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June 23, 1998

Chew this one over: paanwala sets up shop on the internet
BANGALORE: Here's a trade flash: Jaishankar Tiwari's paan store on Warden Road, Mumbai, has started its branch on the information highway.

With that, Muchhad -- as Tiwari is popularly known -- has an electronic gaddi now; as he sits strewing pistachio powder on a meetha paan when he's not stroking his twirled-handlebar moustache.

It's just over a week since the friendly-neighbourhood paanwala set up shop on the Internet at http://www.indiawww.com/muchhad.

At the site, you have a brief history of the paan-chewing habit (a tradition said to have been started by Mughal queen Noorjehan), tips on making your paan, a Muchhad game which helps you clean Mumbai of betel-juice stains and a facility for ordering paan through e-mail.

``The response has been tremendous. We have received 250 e-mail orders for paan from India and abroad in the last five days. A couple of them have sent me their credit card number (though the RBI doesn't allow the use of credit cards on the net). We are, however, still finalising how to take orders and deliver them out of India. Right now our target market is paans for marriages,'' says Tiwari's digital consultant, the 25-year-old Vivek Bhargava, who set up the website.









Muchhad, from Tiwaripur village in Uttar Pradesh, came to Mumbai in 1977 to attend to the family business started by his father. His four brothers help out too at the drive-in shop, but Tiwari's sons are excited about publicising their new Internet address.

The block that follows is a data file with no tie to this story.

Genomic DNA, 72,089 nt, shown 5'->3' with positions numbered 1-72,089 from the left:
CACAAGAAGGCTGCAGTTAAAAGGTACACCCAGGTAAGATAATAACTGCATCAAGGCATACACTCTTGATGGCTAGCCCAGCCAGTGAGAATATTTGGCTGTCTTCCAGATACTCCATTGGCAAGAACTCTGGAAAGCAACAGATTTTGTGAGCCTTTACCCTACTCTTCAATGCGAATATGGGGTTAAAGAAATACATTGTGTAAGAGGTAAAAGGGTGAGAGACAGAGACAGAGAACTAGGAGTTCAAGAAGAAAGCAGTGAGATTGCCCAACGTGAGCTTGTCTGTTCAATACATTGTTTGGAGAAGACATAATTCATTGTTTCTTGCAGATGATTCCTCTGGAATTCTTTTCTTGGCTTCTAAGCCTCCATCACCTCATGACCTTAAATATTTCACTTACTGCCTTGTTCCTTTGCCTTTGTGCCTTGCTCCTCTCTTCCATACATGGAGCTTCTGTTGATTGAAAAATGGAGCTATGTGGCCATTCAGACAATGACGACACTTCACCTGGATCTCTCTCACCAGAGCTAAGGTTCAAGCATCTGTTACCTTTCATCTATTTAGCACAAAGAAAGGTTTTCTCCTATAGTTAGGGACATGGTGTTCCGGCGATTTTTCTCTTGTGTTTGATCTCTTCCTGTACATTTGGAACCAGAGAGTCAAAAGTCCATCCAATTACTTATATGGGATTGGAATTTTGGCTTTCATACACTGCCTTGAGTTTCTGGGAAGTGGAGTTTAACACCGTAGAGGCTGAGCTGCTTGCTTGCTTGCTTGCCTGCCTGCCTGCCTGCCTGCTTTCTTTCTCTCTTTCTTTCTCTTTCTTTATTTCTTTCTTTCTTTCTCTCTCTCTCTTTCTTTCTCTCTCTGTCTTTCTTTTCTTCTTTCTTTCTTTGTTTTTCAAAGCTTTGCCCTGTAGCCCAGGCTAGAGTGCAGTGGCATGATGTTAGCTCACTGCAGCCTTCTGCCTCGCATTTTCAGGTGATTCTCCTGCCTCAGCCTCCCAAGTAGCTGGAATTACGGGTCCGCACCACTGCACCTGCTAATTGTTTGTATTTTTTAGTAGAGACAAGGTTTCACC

It all happened with computer pro Bhargava, a ``connoisseur'' of paan himself, and his friends discussing their vocation with the senior Tiwari. ``He was fascinated with the concept of the Internet, and when we showed him his photograph on a digital camera, he was hooked. Humka Internet par pehla paanwala bana do, he urged. His enthusiasm was contagious,'' says Bhargava, who was also keen on promoting his web-hosting enterprise called Ultimedia.















And so they got cracking. ``It took us two weeks to collect all the information. Then we had about four photo sessions, discussions with Tiwariji about four or five times. And another two weeks to build the website,'' informs Bhargava.

Srinivasa Rao Udupa of Louisiana State University, a visitor at the site, marvels at the concept: ``It's excellent because it's not just a play with graphics but it also has e-commerce principles.''

Bhargava believes most companies ``do not effectively utilise the latest technologies''. ``If they do they could reduce costs, improve efficiency and most of all, market their products better,'' he adds.

He has other projects on hand: a multimedia CD-ROM on Indian musical instruments, a website for a quality virtual college and one for paragliding.

At present, though, he's still working on how to send saada meethas from Muchhad's shop across the seas. There are no such problems for Indians. But make sure you bulk order your asli banarsi paan and zafrani paati. If you want a single leaf, you'll have to shell out a hundred-rupee bill.